Advertisement Topt


Step-by-step guide for non-techies transitioning to tech

Step-by-step guide for non-techies transitioning to tech
May 09
10:30 2024


Let me start with a bit of a personal story.

I have come a long way from a non-tech background to building a successful career in tech as a business analyst, product manager, and tech mentor. My journey started with a degree in agricultural economics from the Federal University of Technology Owerri (FUTO), which may seem unrelated to tech, but my passion for learning and upskilling led me into this exciting field. So, I started online courses on platforms like Udemy, Coursera, and LinkedIn. These courses gave me a solid foundation in digital technology, but I quickly realised that practical experience was just as important. So, I sought out internships and apprenticeships, where I worked on real projects like CRM implementations and app development.

I didn’t hesitate to invest my time and money in acquiring new skills because I knew they were crucial for my growth. In a tech industry where experience often matters more than formal qualifications, continuous learning became my mantra. I understood that staying relevant meant constantly improving myself, so I embraced hands-on learning and sought out opportunities to expand my expertise.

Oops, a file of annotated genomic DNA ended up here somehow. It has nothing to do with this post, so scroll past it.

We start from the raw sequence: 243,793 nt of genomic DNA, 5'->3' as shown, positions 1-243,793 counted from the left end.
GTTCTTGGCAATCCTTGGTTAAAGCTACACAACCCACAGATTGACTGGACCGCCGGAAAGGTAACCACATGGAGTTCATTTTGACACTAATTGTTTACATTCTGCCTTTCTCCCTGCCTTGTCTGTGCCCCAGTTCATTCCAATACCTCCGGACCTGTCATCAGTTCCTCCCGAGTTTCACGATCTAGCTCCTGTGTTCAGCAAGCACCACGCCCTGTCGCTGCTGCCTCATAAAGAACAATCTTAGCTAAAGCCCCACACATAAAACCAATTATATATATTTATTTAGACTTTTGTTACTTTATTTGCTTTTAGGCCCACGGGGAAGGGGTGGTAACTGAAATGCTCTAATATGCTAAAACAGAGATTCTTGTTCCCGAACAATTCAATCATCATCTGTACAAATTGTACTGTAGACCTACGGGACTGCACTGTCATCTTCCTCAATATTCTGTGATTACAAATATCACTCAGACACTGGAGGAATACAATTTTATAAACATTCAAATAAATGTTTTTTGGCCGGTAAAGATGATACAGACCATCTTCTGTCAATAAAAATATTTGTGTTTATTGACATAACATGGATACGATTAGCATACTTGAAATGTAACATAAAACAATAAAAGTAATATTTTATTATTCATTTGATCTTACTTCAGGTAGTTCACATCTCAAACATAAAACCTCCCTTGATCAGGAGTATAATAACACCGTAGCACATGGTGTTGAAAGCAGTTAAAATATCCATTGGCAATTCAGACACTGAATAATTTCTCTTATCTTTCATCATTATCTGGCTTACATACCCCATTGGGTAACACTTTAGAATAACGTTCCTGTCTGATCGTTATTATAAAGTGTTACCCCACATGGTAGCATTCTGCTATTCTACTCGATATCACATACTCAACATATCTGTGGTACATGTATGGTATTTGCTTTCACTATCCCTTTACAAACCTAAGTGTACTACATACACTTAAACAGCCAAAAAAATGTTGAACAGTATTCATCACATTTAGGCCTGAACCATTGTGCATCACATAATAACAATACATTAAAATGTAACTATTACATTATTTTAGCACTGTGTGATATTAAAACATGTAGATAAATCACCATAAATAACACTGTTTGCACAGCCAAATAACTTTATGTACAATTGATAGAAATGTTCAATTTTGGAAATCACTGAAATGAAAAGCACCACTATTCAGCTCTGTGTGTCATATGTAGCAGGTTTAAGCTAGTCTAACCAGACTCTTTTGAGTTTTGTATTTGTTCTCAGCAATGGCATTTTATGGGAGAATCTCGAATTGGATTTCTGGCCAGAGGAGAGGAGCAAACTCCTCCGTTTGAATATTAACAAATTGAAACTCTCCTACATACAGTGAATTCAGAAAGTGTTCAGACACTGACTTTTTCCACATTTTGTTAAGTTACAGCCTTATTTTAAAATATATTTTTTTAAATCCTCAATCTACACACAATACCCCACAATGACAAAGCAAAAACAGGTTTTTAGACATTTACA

Living in a world where practical skills trumped degrees reinforced my belief in the power of continuous self-improvement. I focused on honing my skills in project management, product development, and systems analysis, seizing every chance to grow and contribute to the tech sector. And as I progressed in my career, I discovered that there are plenty of tech roles that don’t require extensive coding knowledge.

Today, roles like UX/UI designer, product manager, business analyst, and project manager offer lucrative opportunities for individuals with diverse backgrounds. I have leveraged my strengths in communication, problem-solving, and strategic thinking, and I’ve been able to thrive in these roles and contribute to innovative projects that drive business success.

So, if you’re not from a technical background, journeying into the world of digital technology might seem intimidating. The good news? It’s entirely possible to make the leap with the right mindset and determination.


This guide is to show you that transitioning to a career in digital technology is within your reach. Whether you’re curious about coding, interested in software development, or just eager to explore new opportunities, this step-by-step guide will provide you with the clarity and resources you need to get started.

So, if you’ve ever thought about getting into tech but weren’t sure where to begin, this guide is for you.


Transitioning into digital technology starts with understanding your motivations and recognising your strengths. Take some time to reflect on why you want to make this change. Is it because you’re fascinated by technology and its impact on the world? Or maybe you’re looking for new career opportunities with better prospects? Whatever your reasons, having a clear understanding of your motivations will keep you focused and motivated throughout your journey.


Next, evaluate your existing skills and strengths. You might not have a technical background, but that doesn’t mean you lack valuable traits. Think about your problem-solving abilities, analytical thinking skills, and communication prowess. These are all essential qualities in the digital technology field. By recognising your strengths, you can leverage them to your advantage as you embark on this new path.

Understand the tech space